Sunday, October 09, 2005

On Harriet Miers...

The sum total of the President’s message on Harriet Miers seems to be: “Trust me.”

I’m sorry, Mr. Bush, but we simply don’t have that luxury.

We trusted your father when he said “read my lips.” He repaid our trust with new taxes and a Justice named David H. Souter.

We’ve trusted you before. We trusted you to govern this nation as a conservative.

We trusted you to support free trade and open borders for our goods. You’ve repaid us with steel tariffs and trade wars with Europe.

We trusted you to support and defend freedom of political speech. You’ve repaid us with McCain-Feingold.

We trusted you to mind the budget. You’ve repaid us with an unprecedented expansion of entitlements and overall government spending.

We trusted you to appoint qualified people to manage our government agencies. You’ve repaid us with appointments of the likes of Bernie Kerik, Michael Brown and Julie Myers.

We trusted you to secure our porous borders. You’ve repaid us with unprecedented levels of illegal immigration.

We trusted you to use the lives of our uniformed men and women wisely. You have repaid us with a war that most of us really don’t understand. So far, we have trusted you when you tell us that it is the right thing to do, but none of us really know for sure. What we do know is that there were no weapons of mass destruction and the Iraqi people did not welcome us with open arms. We don’t believe you lied to us, but it is undisputed that you were wrong on both counts.

In the 2000 election, we thought we heard you promise to be a “compassionate conservative.” In 2005, we’re wondering if we misheard you. Perhaps you meant to say “incompetent conservative,” or perhaps “capitulate conservative.” And yet, despite your track record so far--a track record that would make many a Democrat proud--we have stood by you and defended you through it all. We have stood by you and accepted your abandonment of our basic principles for one reason, Mr. Bush, and that is our reliance on your promise to appoint justices in the mold of Thomas and Scalia.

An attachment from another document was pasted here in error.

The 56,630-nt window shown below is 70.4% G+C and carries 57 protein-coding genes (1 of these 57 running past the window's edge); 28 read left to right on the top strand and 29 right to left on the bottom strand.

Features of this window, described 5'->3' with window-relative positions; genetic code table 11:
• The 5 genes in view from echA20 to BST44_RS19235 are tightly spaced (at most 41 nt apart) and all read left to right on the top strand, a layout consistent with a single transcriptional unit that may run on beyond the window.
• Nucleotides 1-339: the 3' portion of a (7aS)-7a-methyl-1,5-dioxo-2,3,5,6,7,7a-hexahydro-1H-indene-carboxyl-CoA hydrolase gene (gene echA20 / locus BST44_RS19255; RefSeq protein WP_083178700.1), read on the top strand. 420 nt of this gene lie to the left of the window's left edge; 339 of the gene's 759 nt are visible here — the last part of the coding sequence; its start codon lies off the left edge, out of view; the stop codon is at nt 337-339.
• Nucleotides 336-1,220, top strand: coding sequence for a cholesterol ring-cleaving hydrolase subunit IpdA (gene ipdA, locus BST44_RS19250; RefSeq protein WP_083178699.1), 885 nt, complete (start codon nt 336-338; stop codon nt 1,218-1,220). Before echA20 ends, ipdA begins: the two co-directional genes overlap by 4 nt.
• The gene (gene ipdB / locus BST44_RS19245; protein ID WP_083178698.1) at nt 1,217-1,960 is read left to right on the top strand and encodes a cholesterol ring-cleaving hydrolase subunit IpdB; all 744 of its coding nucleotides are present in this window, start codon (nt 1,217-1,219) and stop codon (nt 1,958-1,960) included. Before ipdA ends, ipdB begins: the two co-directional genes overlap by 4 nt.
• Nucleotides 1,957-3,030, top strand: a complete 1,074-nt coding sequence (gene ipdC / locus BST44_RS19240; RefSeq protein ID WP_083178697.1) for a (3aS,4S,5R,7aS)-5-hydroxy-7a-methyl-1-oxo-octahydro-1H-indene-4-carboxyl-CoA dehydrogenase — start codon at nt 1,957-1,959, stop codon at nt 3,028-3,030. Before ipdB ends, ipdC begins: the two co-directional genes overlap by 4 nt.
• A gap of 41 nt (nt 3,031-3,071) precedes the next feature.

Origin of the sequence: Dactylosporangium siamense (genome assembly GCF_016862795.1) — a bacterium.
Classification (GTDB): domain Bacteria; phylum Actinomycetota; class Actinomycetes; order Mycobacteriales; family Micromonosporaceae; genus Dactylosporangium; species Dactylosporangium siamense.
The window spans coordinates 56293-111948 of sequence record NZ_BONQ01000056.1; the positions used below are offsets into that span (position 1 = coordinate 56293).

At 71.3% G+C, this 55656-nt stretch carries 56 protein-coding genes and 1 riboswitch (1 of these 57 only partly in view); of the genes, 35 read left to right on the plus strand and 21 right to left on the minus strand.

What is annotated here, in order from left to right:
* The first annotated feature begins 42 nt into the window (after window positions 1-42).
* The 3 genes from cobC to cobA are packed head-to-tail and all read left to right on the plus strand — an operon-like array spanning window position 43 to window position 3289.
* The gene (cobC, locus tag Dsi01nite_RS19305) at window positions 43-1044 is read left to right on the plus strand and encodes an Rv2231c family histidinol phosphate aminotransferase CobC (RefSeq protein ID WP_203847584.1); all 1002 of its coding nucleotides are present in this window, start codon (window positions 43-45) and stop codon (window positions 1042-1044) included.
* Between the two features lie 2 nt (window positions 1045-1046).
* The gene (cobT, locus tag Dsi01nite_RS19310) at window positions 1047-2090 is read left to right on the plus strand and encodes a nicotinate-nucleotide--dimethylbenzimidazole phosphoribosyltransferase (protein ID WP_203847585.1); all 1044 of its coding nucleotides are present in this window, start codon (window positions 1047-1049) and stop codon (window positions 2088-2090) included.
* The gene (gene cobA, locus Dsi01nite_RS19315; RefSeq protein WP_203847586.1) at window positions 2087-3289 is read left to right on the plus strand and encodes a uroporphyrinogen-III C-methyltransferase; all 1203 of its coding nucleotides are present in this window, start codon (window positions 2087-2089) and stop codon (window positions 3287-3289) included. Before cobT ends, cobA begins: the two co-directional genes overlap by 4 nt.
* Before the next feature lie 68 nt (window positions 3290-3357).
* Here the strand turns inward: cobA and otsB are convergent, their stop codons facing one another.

Your administration has screwed up some very fundamental things, and now we find ourselves at what may be the most important decision you make in eight years as President of this nation, and you nominate your good personal friend, Ms. Miers.

It is not just that she has had a relatively undistinguished legal career, or there are so many who are much more qualified to opine on constitutional issues. It is apparent that she can win popularity contests and apparently manage a law firm and a Lottery Commission without incurring a disaster. I’ve known many popular lawyers and many big firm partners. These are not lofty qualifications.
It is not just that she has never decided a legal case in her life.

It is not just that she is your personal lawyer, which draws an understandable charge of cronyism, particularly in the wake of Kerik, Brown, Myers and others.

It is not just that there is no way for us, the great unwashed, to evaluate Ms. Miers and her legal philosophies.

It is not just that you have missed a golden opportunity to engage this nation in a vigorous debate on just what it means to be a good judge.

It is the intersection of all of these together which make your choice a baffling one. In short, what we know of her, we don’t like, and what we don’t know of her, even under the best of circumstances, couldn’t overcome what we know.

As much as we would like to, we simply don’t have the luxury of trusting your judgment on this one. The stakes are simply too high.

Surely you understand.


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